Tomorrow the writers in my class start teaching in the refugee camps. The participants are teenaged girls between 14-16. The hope is that a creative writing workshop will contribute to their sense of self and give them power and some inspiration. The writer/teachers are prepared with writing prompts, teaching strategies and pieces of writing. Our preparation has been lively conversations about what persona to bring to the class, about how to keep the action going, how to get them to recognize elements of writing so they can use them.
Some of our discussions are expected. What is a good sequence of activities? How long to spend on discussing their writing? What if some students don’t want to read? What if some want to talk too much? We design alternative approaches to getting them to write. Some will use pictures; others, music. We discuss the idea of safe space to explore and express. How do we communicate that in a community that has been close and together for their whole lives?
Years of teaching writers and teachers provides options and ideas but the writer/teachers contribute more and more and I feel like every day with them is my classroom where I position myself on both sides of the desk. We spend some time imagining what it’s like to be fourteen, what are we obsessed with at that age. The topics are dreams and love and family and growing up. As with any group of young girls, we will start inside of them and mine their inspirations.
As we review their proposals for their first class and the ideas for writing topics, controversy arises. One writer/teacher suggests they write about a different place to live. Is this a tease they wonder? Does it go without saying that the children in camps would desire a life with amenities? Or is it an insult? Mustafa proposes they ask the girls to write from the point of view of an Israeli guard at the checkpoint helping a woman who is pregnant. The women in the class roar.
Dalia puts it best (my paraphrase) We are not post-colonial, we are still under occupation. We don’t have the luxury of looking back and having sympathy. The question of imagination and humanization runs through this topic. I go further; Can you imagine ever writing about an Israeli? Not yet, is the answer, I think.
And I wonder what it is like to live with the “enemy” so close, to look at their faces at the checkpoints, to wait for hours for permits and licenses and birth certificates. Everyone is in a holding pattern about something: Maya needs a birth certificate for her 3 month old baby. But she can’t have one until Maya’s Jerusalem residence is renewed. Her sister is trying to get a 3 month pass to Jerusalem so she can visit her family. Sofie is trying to register a car and it sits in the driveway until that permit is issued. Dalia will be able to go to Jerusalem for a job function but only for two days. Have I mentioned that the distance between the two cities is a little more than eight miles? But hundreds if the checkpoint is a mess.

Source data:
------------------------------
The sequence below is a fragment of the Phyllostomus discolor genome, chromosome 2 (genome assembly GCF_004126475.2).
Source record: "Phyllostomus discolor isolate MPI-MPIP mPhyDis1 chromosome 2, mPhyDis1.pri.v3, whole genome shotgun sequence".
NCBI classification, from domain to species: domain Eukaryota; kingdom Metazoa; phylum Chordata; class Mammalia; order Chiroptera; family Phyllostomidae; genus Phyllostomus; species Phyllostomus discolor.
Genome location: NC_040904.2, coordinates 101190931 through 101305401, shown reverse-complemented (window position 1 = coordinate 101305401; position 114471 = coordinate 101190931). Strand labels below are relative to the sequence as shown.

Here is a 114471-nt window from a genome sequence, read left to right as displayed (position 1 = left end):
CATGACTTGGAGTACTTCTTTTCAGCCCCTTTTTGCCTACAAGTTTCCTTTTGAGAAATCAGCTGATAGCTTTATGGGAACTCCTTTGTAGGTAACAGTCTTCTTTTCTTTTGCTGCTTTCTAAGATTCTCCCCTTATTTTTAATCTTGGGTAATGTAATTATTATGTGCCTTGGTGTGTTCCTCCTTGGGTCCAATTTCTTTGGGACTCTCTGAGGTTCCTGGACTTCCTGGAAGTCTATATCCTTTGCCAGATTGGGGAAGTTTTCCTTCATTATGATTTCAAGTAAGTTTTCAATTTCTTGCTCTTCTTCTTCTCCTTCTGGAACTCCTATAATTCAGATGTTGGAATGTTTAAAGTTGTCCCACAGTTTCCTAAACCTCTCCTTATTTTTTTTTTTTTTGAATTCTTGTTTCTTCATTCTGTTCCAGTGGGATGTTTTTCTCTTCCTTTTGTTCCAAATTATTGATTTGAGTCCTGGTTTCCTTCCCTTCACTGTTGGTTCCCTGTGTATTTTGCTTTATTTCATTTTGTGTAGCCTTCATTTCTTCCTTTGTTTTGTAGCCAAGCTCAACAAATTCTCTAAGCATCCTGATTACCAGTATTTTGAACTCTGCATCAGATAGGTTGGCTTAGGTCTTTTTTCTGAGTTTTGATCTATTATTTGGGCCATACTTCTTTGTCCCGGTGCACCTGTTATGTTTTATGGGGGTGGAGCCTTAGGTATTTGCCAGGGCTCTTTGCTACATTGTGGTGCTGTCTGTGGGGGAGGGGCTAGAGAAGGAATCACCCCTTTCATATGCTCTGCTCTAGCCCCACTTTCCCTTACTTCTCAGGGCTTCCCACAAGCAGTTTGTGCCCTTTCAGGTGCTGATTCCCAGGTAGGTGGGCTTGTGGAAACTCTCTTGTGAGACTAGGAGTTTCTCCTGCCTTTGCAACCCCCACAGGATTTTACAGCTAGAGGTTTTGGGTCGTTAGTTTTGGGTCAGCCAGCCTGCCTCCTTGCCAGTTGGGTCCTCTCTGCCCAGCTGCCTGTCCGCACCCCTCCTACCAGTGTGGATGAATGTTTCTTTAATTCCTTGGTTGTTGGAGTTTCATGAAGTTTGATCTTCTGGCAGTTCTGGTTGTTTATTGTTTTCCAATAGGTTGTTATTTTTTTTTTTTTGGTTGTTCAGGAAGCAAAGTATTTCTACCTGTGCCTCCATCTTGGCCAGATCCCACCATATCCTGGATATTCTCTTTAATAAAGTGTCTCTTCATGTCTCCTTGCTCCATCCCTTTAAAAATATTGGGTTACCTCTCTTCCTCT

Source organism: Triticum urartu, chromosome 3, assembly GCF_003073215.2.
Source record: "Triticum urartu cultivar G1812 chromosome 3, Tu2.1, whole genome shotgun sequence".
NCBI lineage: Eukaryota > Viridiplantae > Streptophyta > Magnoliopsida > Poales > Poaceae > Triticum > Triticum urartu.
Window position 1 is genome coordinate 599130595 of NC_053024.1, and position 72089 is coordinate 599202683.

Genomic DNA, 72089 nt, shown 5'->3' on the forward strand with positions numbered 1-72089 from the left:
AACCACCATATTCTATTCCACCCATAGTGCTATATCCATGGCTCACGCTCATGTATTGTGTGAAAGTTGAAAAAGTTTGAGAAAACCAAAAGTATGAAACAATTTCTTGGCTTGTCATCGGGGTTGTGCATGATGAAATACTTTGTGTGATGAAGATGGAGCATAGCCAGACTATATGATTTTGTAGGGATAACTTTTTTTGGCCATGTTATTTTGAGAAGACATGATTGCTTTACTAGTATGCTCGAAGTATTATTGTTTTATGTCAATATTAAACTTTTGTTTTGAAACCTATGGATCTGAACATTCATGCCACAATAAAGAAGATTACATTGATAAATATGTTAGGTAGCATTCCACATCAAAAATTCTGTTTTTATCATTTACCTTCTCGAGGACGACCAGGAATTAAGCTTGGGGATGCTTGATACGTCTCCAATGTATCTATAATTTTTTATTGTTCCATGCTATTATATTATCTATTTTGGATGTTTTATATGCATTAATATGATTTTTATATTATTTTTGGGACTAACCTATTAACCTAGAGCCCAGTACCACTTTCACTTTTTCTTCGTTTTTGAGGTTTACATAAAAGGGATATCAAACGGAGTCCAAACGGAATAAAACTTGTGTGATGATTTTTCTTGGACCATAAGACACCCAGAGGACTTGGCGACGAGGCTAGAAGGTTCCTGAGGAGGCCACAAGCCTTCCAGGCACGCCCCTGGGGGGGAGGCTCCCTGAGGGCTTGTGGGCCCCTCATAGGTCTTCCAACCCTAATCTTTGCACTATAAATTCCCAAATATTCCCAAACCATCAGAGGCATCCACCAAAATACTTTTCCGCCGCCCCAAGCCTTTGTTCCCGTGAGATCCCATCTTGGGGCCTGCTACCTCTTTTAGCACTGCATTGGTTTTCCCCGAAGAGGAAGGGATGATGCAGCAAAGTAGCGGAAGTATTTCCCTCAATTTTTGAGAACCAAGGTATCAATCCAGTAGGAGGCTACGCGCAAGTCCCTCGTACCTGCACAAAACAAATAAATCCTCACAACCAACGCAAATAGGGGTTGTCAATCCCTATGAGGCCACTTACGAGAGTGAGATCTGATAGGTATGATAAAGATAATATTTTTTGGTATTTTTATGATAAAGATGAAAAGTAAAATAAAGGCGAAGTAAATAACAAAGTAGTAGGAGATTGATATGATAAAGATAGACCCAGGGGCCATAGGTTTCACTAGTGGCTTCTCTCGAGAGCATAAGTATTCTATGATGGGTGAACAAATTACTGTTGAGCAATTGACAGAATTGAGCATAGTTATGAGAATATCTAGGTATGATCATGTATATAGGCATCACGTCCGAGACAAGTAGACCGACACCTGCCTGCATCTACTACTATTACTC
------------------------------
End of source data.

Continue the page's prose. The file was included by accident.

These writer/teachers at least have the suggestion of traveling in their lives. What about the families in the camps? How do they engage their imaginations when they are living in Al-Ama’ri http://en.wikipedia.org/wiki/Am%27ari? The schools are barely able to keep up with the growing population. We don’t expect the strongest practices from these students so we design ways of sparking interest. Inshallah.
I used to say when I stop learning from teaching, I’ll quit. This teaching experience is several kinds of learning for me. When I’m hanging out with my students in coffee shops or walking around downtown, I forget what worries are in the back of their minds. If they have to go through the checkpoint today, when should they leave? Will they hear from the authorities on their applications? On the front, they are laughing about a potential boyfriend for a friend, discussing the soldiers in the road, complaining about the car that is four kinds of broken. I get swept into their liveliness. In a few hours, they head to the camp, face their first group of girls, face the hardness of their lives and give a little piece of inspiration.
Causes Elmaz Abinader Supports